Third round of change ups and he’s on the ice though every time his name is called he attempts to leave the ice.
The Don Mills Flyers are really fast. The Scarborough parents are really loud.
Alex’s second time on the ice and he’s got his stick on the puck. Oops time to get off again – Alex tries to go in the out door to the bench.
The Don Mills arena has heaters for the stands. We love the Don Mills arena.
Goalie makes a great save. Who was that loud woman cheering? Oops, it was me.
Number 12 is back on the ice. Almost touched the puck but the Flyers are relentless. The Raiders are getting frustrated. A Flyer fell to the ice but the Raiders quickly saw it as an opportunity to grab the puck. It’s come to that.
Scarborough parents are quieter now.
Alex is on again. He’ll definitely sleep well tonight. The machine that is the Flyers has worn them down.
Number 8 gets a breakaway. Takes a shot but is denied. No chance for a rebound. The parents are excited again as one of their own got a shot on goal. That play alone has given everyone hope.
Alex on again, tries to pass the puck up the ice but it doesn’t work.
Coach Mike is yelling at Alex but I can’t tell why. Damn, should have taken lip reading. Alex doesn’t appear to be upset. Could be Alex’s last time on the ice. Can’t tell if Coach Mike is still yelling at Alex – they all look the same behind the bench.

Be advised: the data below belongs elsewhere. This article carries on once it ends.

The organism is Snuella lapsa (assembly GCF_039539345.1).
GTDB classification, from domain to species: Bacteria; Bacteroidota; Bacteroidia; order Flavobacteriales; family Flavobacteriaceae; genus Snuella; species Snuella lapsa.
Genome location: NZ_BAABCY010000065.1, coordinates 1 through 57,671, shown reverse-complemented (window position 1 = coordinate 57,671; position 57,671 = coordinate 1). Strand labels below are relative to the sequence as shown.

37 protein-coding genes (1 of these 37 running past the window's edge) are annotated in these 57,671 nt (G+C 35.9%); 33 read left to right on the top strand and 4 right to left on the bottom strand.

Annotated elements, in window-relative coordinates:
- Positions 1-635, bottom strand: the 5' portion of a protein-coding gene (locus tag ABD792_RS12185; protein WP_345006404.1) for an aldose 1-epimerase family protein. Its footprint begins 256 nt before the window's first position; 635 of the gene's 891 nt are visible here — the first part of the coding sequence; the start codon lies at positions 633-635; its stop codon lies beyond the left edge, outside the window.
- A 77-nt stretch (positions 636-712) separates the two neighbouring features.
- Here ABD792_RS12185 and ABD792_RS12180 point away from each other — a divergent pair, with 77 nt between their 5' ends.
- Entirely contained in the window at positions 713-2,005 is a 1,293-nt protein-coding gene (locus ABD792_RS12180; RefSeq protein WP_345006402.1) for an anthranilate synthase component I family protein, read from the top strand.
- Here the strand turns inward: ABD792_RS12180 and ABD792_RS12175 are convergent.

Wow, Alex is on again chased the puck aaaaaaaaaaaaand he’s off.
The clock and the scoreboard aren’t working but I think the game is over. Alex trips getting off the ice.
I tried to find out what the final result was but Coach Mike is really good about making sure the kids don’t fixate on the score. However, Coach Mike doesn’t live with a walking archive of facts and stats like I do. Oh well, none of this has been technically sound so far – why start now?
The Scarborough Raiders played their hearts out against a team that can only be described as a future generation of Terminators.
- Laura Kern
Alex also laced up the blades for the Select team on Monday night in Whitby, Ontario. Coach Mike set up an exhibition game with the Whitby Wildcats.
Most hockey fans probably associate Whitby with the likes of Joe Nieuwendyk, and Adam Foote. The Iroquois Park Sports Centre is quite the complex; six ice pads, restaurants, a tuck shop, swimming pools, basketball courts, and other sporting venues.
Arena #1, where our game was, is also used for lacrosse. Whitby has a long and proud history in that game. The rink is festooned with an endless array of championship banners, and pennants. Right outside the entrance is an impressive Whitby Sports Hall of Fame display. Keith Primeau. The Whitby Dunlops. Harry Sinden. The Scarborough Selects were deep in enemy territory.